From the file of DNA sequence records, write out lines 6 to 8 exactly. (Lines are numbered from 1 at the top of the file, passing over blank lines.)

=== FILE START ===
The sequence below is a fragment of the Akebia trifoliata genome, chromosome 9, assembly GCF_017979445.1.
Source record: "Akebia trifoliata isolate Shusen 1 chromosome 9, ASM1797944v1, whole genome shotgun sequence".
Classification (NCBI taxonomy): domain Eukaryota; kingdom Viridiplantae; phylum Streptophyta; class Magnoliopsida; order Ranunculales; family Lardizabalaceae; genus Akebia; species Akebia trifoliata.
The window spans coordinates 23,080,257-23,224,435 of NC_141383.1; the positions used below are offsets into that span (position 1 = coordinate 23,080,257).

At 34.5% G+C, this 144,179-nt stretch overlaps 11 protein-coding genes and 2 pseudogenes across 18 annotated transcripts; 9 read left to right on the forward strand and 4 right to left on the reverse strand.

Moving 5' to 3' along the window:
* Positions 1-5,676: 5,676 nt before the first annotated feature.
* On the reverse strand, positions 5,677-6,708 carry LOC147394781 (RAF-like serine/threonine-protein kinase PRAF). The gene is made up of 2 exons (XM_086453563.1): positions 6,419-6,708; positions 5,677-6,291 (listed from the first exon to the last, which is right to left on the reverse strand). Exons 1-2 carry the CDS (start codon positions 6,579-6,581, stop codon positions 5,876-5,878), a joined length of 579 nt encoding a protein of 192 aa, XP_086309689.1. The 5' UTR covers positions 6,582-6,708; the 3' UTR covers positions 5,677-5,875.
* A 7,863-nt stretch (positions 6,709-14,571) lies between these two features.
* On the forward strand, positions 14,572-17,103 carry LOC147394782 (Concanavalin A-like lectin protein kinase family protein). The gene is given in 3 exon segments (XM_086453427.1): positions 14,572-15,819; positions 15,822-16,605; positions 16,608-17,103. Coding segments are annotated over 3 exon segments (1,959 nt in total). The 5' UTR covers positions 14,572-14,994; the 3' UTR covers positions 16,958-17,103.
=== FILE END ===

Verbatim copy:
Moving 5' to 3' along the window:
* Positions 1-5,676: 5,676 nt before the first annotated feature.
* On the reverse strand, positions 5,677-6,708 carry LOC147394781 (RAF-like serine/threonine-protein kinase PRAF). The gene is made up of 2 exons (XM_086453563.1): positions 6,419-6,708; positions 5,677-6,291 (listed from the first exon to the last, which is right to left on the reverse strand). Exons 1-2 carry the CDS (start codon positions 6,579-6,581, stop codon positions 5,876-5,878), a joined length of 579 nt encoding a protein of 192 aa, XP_086309689.1. The 5' UTR covers positions 6,582-6,708; the 3' UTR covers positions 5,677-5,875.